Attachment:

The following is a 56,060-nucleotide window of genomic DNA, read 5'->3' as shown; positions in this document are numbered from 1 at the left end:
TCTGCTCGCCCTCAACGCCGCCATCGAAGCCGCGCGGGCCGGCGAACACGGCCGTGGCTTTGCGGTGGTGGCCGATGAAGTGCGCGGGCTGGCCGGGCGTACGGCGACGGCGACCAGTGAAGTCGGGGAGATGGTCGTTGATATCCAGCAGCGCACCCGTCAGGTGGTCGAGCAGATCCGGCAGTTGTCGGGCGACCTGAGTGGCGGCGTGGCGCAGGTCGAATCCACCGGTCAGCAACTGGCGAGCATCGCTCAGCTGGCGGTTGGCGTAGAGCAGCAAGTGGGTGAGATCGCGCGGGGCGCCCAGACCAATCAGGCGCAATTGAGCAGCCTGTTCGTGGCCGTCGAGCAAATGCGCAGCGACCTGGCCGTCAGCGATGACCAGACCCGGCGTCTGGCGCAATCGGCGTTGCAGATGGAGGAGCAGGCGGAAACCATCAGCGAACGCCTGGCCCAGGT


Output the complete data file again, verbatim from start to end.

The following is a 56,060-nucleotide window of genomic DNA, read 5'->3' as shown; positions in this document are numbered from 1 at the left end:
TCTGCTCGCCCTCAACGCCGCCATCGAAGCCGCGCGGGCCGGCGAACACGGCCGTGGCTTTGCGGTGGTGGCCGATGAAGTGCGCGGGCTGGCCGGGCGTACGGCGACGGCGACCAGTGAAGTCGGGGAGATGGTCGTTGATATCCAGCAGCGCACCCGTCAGGTGGTCGAGCAGATCCGGCAGTTGTCGGGCGACCTGAGTGGCGGCGTGGCGCAGGTCGAATCCACCGGTCAGCAACTGGCGAGCATCGCTCAGCTGGCGGTTGGCGTAGAGCAGCAAGTGGGTGAGATCGCGCGGGGCGCCCAGACCAATCAGGCGCAATTGAGCAGCCTGTTCGTGGCCGTCGAGCAAATGCGCAGCGACCTGGCCGTCAGCGATGACCAGACCCGGCGTCTGGCGCAATCGGCGTTGCAGATGGAGGAGCAGGCGGAAACCATCAGCGAACGCCTGGCCCAGGT